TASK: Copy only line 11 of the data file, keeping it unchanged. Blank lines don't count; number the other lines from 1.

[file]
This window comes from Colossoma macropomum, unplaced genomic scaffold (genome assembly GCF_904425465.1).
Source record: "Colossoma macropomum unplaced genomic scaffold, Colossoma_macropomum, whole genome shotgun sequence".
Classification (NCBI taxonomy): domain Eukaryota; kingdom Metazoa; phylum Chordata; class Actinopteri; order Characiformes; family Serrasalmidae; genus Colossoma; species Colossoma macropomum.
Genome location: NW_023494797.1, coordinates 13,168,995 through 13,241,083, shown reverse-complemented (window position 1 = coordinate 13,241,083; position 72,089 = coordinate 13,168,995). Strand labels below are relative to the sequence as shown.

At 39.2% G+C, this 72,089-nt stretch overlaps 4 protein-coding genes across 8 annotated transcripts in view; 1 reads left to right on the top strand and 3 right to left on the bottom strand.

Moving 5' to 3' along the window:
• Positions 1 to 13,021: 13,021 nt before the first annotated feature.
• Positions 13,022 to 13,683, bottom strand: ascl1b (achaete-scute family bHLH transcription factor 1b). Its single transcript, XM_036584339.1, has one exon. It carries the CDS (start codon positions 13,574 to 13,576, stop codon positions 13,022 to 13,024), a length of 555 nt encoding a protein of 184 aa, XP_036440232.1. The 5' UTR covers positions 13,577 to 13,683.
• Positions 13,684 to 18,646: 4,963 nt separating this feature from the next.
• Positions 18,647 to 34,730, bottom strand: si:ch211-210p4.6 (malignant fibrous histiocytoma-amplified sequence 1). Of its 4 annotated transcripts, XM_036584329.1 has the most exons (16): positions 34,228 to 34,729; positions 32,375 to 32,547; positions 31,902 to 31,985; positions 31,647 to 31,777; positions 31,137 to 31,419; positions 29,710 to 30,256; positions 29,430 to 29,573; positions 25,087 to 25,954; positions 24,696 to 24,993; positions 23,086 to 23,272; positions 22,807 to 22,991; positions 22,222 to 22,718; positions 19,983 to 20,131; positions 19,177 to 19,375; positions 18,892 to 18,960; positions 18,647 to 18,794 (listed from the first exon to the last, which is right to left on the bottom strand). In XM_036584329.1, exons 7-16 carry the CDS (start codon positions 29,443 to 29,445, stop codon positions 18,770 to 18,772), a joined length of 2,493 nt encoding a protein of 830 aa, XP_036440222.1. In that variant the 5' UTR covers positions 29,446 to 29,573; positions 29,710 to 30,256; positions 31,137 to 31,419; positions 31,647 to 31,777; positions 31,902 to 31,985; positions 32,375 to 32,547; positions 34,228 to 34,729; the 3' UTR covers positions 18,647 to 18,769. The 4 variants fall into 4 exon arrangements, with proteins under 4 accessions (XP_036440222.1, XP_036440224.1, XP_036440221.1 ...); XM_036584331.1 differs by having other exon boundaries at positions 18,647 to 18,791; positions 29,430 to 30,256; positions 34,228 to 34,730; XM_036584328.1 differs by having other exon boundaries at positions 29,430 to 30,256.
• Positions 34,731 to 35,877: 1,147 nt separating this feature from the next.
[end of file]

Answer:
• Positions 34,731 to 35,877: 1,147 nt separating this feature from the next.